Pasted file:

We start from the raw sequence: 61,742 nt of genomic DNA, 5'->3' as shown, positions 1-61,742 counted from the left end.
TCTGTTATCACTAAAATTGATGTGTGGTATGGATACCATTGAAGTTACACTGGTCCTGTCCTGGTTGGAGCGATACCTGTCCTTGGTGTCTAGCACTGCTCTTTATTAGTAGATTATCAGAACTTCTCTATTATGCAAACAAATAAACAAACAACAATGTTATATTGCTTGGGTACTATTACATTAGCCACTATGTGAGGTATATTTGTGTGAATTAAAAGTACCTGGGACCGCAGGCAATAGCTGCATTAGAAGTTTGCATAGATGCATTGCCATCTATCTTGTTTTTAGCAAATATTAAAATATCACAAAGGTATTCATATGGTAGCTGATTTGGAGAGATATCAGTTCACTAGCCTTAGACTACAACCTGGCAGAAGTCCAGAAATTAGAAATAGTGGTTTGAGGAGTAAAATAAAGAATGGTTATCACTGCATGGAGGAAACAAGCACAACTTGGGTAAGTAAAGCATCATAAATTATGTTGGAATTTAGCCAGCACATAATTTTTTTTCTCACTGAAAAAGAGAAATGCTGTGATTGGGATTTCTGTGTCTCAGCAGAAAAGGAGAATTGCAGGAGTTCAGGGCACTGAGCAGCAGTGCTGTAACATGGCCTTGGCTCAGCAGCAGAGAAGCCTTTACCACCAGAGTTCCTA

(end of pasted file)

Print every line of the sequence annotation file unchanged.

We start from the raw sequence: 61,742 nt of genomic DNA, 5'->3' as shown, positions 1-61,742 counted from the left end.
TCTGTTATCACTAAAATTGATGTGTGGTATGGATACCATTGAAGTTACACTGGTCCTGTCCTGGTTGGAGCGATACCTGTCCTTGGTGTCTAGCACTGCTCTTTATTAGTAGATTATCAGAACTTCTCTATTATGCAAACAAATAAACAAACAACAATGTTATATTGCTTGGGTACTATTACATTAGCCACTATGTGAGGTATATTTGTGTGAATTAAAAGTACCTGGGACCGCAGGCAATAGCTGCATTAGAAGTTTGCATAGATGCATTGCCATCTATCTTGTTTTTAGCAAATATTAAAATATCACAAAGGTATTCATATGGTAGCTGATTTGGAGAGATATCAGTTCACTAGCCTTAGACTACAACCTGGCAGAAGTCCAGAAATTAGAAATAGTGGTTTGAGGAGTAAAATAAAGAATGGTTATCACTGCATGGAGGAAACAAGCACAACTTGGGTAAGTAAAGCATCATAAATTATGTTGGAATTTAGCCAGCACATAATTTTTTTTCTCACTGAAAAAGAGAAATGCTGTGATTGGGATTTCTGTGTCTCAGCAGAAAAGGAGAATTGCAGGAGTTCAGGGCACTGAGCAGCAGTGCTGTAACATGGCCTTGGCTCAGCAGCAGAGAAGCCTTTACCACCAGAGTTCCTA